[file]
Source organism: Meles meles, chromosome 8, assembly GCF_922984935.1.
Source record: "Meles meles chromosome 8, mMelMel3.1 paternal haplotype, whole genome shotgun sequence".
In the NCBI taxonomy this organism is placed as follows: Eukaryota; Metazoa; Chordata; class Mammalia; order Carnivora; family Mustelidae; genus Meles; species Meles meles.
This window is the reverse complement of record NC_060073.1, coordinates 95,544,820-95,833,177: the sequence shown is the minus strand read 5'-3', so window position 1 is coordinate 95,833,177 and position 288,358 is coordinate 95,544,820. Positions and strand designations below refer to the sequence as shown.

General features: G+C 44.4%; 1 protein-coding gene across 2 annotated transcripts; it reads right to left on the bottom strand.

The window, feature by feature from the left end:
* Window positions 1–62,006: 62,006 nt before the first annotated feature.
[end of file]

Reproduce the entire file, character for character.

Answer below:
Source organism: Meles meles, chromosome 8, assembly GCF_922984935.1.
Source record: "Meles meles chromosome 8, mMelMel3.1 paternal haplotype, whole genome shotgun sequence".
In the NCBI taxonomy this organism is placed as follows: Eukaryota; Metazoa; Chordata; class Mammalia; order Carnivora; family Mustelidae; genus Meles; species Meles meles.
This window is the reverse complement of record NC_060073.1, coordinates 95,544,820-95,833,177: the sequence shown is the minus strand read 5'-3', so window position 1 is coordinate 95,833,177 and position 288,358 is coordinate 95,544,820. Positions and strand designations below refer to the sequence as shown.

General features: G+C 44.4%; 1 protein-coding gene across 2 annotated transcripts; it reads right to left on the bottom strand.

The window, feature by feature from the left end:
* Window positions 1–62,006: 62,006 nt before the first annotated feature.